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Lightroom 2 – Finding Photos Using Keywords

Note: All information is based upon Windows operating system and Lightroom 2.3


Now that you have applied keywords all of your photos in Lightroom it’s time to learn to use the keywords to find your photos.  As with most things in Lightroom there is more than one way to search with keywords.  In this lesson you will learn to search with a single keyword from the keyword list.  You will learn to use the library filter to search for all  photos matching a single keyword, photos matching multiple keywords, and photos that match all of multiple keywords.

Find photos with the keyword list

To find photos using the keyword list you can drill down to the desired keyword, or use the “Filter Keywords” box to find the desired keyword.


Click on the arrow to the right of the photo count and the library will display all photos keyworded with “waterfall”.


This method is quick and easy if we only want to find photos with one keyword, but what it we want to find photos by using multiple keywords?

Library Filter

The Library Filter is a very powerfull tool in Lightroom for finding and sorting your photos using just about anything in the database other than your develop settings.  The problem with the Library Filter is that Adobe did a fairly good job of hiding it and it’s functionality.  In this lesson we are only going to look at finding photos using Keywords, but as you will see looking at the Library Filter there is much more you can do and it all functions in the same way.

To get to the Library Filter (you must be in the library module)  go to the menu bar and click “Library” then “Find”  or use “Ctrl + F”  or just hit the “\” key and this will open the Library Filter as shown below.


You will see four options in the center which will be grey other than “None” (this means that None is what is active).  For our purpose we will select “Metadata” by clicking on it.


You will now see four columns with “Date”, ” Camera”, “Lens”, and “Label” (This is the default assuming you have not changed the layout).

At this point it appears that these are the only methods that you have to sort and would seem fairly useless to finding a  photo of a waterfall, which is what we want to do.  Fortunately there is more here than meets the eye.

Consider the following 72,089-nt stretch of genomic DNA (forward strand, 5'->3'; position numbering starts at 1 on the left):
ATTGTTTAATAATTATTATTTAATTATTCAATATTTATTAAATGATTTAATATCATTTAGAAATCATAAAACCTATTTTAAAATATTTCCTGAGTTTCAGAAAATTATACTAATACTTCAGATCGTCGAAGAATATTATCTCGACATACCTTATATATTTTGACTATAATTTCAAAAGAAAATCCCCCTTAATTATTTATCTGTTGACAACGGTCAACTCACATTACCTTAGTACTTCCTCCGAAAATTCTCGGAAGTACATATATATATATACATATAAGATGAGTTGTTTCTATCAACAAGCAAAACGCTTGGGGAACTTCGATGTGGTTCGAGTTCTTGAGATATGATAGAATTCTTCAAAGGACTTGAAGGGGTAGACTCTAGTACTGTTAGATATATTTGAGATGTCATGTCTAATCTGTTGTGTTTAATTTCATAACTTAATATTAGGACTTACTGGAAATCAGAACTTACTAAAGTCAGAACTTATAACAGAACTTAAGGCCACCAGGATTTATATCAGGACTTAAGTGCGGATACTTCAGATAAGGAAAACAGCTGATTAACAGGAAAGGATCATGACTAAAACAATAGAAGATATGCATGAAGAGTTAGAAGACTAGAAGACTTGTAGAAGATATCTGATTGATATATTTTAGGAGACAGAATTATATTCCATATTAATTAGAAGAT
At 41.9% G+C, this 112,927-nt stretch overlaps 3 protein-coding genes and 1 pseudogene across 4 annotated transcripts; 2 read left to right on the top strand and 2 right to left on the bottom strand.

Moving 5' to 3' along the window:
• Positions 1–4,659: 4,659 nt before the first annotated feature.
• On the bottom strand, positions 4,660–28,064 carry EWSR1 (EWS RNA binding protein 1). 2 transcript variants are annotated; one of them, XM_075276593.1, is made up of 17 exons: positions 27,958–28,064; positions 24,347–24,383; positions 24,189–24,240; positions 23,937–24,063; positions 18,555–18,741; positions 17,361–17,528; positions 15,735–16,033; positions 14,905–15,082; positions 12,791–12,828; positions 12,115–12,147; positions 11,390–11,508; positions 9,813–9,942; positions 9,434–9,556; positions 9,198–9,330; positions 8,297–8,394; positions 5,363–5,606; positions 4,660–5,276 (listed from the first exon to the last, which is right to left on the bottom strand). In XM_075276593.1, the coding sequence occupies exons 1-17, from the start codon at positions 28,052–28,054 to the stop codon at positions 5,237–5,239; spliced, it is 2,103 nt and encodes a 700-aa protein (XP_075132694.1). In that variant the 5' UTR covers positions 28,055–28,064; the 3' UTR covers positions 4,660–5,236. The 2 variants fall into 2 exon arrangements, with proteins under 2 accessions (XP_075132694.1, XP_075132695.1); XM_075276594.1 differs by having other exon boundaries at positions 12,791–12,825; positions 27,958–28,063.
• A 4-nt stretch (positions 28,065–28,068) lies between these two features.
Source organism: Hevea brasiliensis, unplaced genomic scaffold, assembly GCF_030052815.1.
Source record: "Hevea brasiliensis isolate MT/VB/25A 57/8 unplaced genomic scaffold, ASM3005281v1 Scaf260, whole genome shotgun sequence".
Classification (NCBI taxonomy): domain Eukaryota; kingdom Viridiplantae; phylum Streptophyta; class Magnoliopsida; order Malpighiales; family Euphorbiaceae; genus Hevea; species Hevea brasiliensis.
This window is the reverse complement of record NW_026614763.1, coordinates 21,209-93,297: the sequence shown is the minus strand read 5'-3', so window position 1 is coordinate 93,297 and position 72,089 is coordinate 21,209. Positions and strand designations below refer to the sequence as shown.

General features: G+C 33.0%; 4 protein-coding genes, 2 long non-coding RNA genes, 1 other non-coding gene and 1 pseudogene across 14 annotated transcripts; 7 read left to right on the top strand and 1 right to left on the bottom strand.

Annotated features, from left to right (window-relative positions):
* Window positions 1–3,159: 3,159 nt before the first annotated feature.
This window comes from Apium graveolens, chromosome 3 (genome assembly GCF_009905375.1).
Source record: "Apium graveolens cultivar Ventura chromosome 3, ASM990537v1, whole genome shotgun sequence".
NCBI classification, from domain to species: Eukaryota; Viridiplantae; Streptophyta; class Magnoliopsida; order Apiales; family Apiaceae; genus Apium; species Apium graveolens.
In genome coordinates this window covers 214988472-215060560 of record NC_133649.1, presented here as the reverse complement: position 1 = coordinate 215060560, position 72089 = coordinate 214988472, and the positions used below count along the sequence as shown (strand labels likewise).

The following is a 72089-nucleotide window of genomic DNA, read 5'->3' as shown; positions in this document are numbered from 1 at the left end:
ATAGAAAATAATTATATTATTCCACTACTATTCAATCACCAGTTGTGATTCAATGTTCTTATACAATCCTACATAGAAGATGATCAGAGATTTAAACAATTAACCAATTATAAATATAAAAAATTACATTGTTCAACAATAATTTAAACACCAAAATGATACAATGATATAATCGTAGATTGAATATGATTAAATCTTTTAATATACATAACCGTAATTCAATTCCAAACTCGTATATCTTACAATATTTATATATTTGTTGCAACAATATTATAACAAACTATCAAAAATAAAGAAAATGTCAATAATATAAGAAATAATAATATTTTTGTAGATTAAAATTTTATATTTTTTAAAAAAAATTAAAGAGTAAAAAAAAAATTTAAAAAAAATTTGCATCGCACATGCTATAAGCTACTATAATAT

Move your cursor over the “Date” heading in the first column and it will turn white and a double headed arrow will appear.  Click on the double arrow and you will get the following dropdown list.


In this list you will see “Keyword” as  one of the choices, click on keyword and you will get a copy of your Keyword  list  in the first column.


On the right side of the column header you will see another little symbol indicating another drop down box and when you point to it with your curser will get a dropdown arrow, click the arrow and you will see the following.


Be sure that the Hierarchical has a checkmark next to it.  If it does not click on the word “Hierarchical” to toggle it on (if the check is there and you click, it will turn off).

Note: Important – Be sure that you have selected “All Photographs” in the Catalog panal (if you want to search all of your photos).  If you have a large Catalog with many thousands of images Lightroom can be very slow to respond when doing searches.  However it is still much faste than I can find them manually.

You should now see a miniture version of your Hierarchical Keyword List that you have been using to tag your photos.


Now you can scroll down and expand to find the keyword you want to filter on and the click the keyword.  Be sure that on the other columns that you are not using that you have  all selected at the top of the column.  You can now see all the “Waterfall” photos in the library window.

Let’s take it a step further and say we want to find all our “Waterfall” photos but also  photos of “Creeks & Rivers”


Hold down the Ctrl Key and click on the “Creeks and Rivers” keyword in the same column and we will now see all photos that have either the “Waterfall” keyword or the “Creeks & Rivers” keyword.  You can select additional keywords by simply holding the Ctrl key and clicking on the additional keywords you wish to add to the search.

Now we want to find only photos of “Waterfall” but we want to narrow it to photos taken in “Arkansas”.  Go to the second column in the Library Filter and click on the column header which is “Camera” in our example and click to get the dropdown list and again choose “Keyword”.  You will now have two columns with the “Keyword” heading.  In the second column we choose the keyword “Arkansas”.


You can see that I have 388 “Waterfall” shots from “Arkansas” by looking at the number in the top of the third column, and additionally know that I used 5 different lenses to take them.  I could further sort by more specific keywords by using the next column for another keyword search.  You can create up to 8 columns at one time.

This will give you an idea of how the Library Filter works.  By customizing the content of the columns and using multiple criteria you can perform very complex searches for your photos.  You can also use of combination of the “Metadata”, “Text”, and “Attribute” modules by holding down the shift key and clicking on another module to expand the filter to show more information. 


With a little practice this should make finding your photos a snap!



  1. Thank you so much. This article was exactly what I needed. So simple when explained the way you have done.

    • Thanks Robbie, I am glad that you have found the information usefull, like I said in the article Adobe did a great job of hiding the power and functionality of the filter bar.

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